1. Create Clustered Index Ix_CL_Test On Test(Name)  
  2. Select * from Test  

When I run the query after creating the Clustered Index you will see that the result will be sorted according to the Name column. Given is the result.

ID            Name    Salary

1              a              31000
2              b             12000
3              c              56000
4              d             16000
5              e             29000
6              f              23000
8              h             21000

Clean Up

  1. Drop Index Ix_CL_Test  
  2. Drop Table Test  

NONCLUSTERED INDEXES

NonClustered Indexes are saved in a different manner than the Clustered Indexes in B-Tree. The NonClustered Indexes are stored on a B+ Tree. The leaf nodes in a B+Tree consist of the Key Values as well as the pointer to the row data. The pointer (Row Locator) points to the row data if it is a Heap, and to the Clustered Key Value if it is a Clustered Table. This is the reason why NonClustered Indexes are created separately from the Table and hence take up the extra space as well.

NonClustered Indexes are sometimes beneficial in cases where the data is fetched on certain criteria frequently. You can include up to 1023 columns in an NonClustered Index and you can create upto 999 NonClustered Indexes in contrast to 1 Clustered Index per Table.

Read the Difference between B Tree and B+ Tree here : http://www.differencebetween.info/difference-between-b-tree-and-b-plus-tree

Syntax to create NonClustered Index

  1. Create NonClustered Index IndexName ON TableName(ColumnName)  

We will use the given table.

  1. Create Table Test  
  2. (  
  3.    ID int,  
  4.    Name varchar(20),  
  5.    Salary int  
  6. )  

Now we will insert the records into the table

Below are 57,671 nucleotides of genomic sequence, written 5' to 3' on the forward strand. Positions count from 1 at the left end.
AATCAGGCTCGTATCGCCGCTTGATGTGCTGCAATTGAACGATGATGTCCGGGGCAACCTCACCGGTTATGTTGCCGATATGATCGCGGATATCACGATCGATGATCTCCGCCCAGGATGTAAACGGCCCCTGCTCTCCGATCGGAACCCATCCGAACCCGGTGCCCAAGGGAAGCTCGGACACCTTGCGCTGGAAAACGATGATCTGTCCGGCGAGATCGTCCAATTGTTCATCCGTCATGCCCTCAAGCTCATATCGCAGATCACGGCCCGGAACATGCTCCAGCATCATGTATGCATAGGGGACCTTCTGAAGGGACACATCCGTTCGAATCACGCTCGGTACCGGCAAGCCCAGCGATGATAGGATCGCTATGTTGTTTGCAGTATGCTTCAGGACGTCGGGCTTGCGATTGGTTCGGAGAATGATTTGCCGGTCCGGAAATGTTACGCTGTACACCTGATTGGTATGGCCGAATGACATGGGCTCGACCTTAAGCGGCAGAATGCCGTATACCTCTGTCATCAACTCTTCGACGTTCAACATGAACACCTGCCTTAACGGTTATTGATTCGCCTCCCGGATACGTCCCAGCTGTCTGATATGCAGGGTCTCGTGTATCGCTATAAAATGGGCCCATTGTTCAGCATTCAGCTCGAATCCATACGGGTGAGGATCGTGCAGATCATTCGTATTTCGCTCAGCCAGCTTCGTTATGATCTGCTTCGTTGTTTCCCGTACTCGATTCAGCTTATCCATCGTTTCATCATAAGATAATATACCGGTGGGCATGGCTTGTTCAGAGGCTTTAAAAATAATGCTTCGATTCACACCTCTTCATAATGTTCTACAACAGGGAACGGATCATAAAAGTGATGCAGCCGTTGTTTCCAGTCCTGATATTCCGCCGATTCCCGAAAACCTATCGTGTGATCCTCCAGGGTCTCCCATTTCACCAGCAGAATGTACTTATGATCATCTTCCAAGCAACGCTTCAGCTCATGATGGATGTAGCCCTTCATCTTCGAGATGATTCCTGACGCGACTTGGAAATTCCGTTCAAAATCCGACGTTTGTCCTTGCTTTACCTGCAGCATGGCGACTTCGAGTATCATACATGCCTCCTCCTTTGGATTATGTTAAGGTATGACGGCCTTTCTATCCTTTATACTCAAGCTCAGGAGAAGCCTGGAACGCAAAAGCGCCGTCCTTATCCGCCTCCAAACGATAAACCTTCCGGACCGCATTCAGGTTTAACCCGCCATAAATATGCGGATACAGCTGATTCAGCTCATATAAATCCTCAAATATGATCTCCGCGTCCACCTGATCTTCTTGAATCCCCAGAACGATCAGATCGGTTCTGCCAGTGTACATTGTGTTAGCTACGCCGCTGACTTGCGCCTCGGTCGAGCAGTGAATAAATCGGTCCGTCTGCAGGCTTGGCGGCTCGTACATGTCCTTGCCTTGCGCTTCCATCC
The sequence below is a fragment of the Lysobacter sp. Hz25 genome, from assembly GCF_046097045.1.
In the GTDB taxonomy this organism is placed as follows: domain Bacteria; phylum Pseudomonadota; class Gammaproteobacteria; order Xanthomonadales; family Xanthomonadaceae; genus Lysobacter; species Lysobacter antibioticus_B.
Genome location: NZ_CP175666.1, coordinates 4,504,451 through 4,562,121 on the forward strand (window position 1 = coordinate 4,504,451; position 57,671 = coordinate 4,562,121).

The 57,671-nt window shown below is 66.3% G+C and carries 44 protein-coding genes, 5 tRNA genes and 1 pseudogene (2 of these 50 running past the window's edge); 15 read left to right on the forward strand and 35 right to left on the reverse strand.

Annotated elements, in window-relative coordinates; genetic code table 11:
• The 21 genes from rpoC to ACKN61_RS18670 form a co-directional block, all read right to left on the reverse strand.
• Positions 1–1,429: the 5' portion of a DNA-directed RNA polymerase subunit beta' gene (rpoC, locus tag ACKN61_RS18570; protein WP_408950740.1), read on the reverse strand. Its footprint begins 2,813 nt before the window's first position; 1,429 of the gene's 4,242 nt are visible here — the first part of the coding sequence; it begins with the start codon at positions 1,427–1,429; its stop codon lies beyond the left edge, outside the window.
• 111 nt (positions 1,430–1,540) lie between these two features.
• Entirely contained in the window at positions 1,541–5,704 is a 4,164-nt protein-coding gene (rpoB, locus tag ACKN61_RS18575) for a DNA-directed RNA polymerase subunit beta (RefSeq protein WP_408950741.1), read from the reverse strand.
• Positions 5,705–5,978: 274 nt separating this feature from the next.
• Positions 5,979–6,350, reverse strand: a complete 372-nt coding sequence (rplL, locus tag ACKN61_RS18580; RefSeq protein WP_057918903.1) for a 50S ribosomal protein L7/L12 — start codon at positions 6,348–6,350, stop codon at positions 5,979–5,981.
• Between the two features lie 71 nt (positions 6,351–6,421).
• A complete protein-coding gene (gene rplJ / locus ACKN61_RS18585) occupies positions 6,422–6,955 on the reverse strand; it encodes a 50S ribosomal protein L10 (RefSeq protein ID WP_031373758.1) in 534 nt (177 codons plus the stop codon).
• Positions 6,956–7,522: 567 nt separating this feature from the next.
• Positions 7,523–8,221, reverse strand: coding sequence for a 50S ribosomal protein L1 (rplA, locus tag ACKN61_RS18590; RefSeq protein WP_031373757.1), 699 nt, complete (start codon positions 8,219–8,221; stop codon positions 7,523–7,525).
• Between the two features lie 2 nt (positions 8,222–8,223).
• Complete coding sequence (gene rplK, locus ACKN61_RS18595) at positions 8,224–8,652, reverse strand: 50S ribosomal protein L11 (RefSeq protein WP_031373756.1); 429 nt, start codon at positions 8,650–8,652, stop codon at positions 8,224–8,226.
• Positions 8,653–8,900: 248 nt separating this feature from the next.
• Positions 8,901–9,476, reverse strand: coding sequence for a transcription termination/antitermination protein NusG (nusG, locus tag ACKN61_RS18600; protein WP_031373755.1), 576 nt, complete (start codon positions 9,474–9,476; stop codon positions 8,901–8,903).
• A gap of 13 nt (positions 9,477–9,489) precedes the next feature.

1. Insert into Test values (6,’f’,23000), (2,’b’,12000), (5,’e’,29000), (3,’c’,56000), (1,’a’,31000), (4,’d’,16000), (8,’h’,21000)   
  2. Select * From Test  

When we run the query we will get the results in the order in which they were inserted.

ID            Name    Salary

6              f              23000
2              b             12000
5              e             29000
3              c              56000
1              a              31000
4              d             16000
8              h             21000

We will now create a NonClustered Index on Test Table.

  1. Create NonClustered Index Ix_NCL_Test On Test(Name)   
  2. Select * from Test  

You will see no difference as the result set is small, but NonClustered Indexes are very useful when they are used with the Large Tables. Assume the above table has millions of records and you want to read the data;  in that case the NonClustered Index will help in increasing the performance.

In the above example the NonClustered Index has the Name Key in B+ Tree and in the leaf nodes a Row Locator pointing to the Table Test.

Other efficient indexes you can create is a Covering Index, which includes all of the columns in the predicate as key column.

  1. Select Id,Name, Salary from Test Where Name = ‘a’ and Salary > 20000  

To satisfy the above query we can make a covering index.

  1. Create NonClustered Index Ix_Cov_NC_Test On Test(name, salary) Include(ID)  

It will help to fetch the data more quickly as the Index has all the columns included. In the coming articles I will discuss Covering Index and Filtered Index as well.

I hope this article will help to have an understanding about the Indexes in SQL Server. If there is any error or wrong information please leave a comment, I will be obliged to rectify it and grow with that. Happy Learning!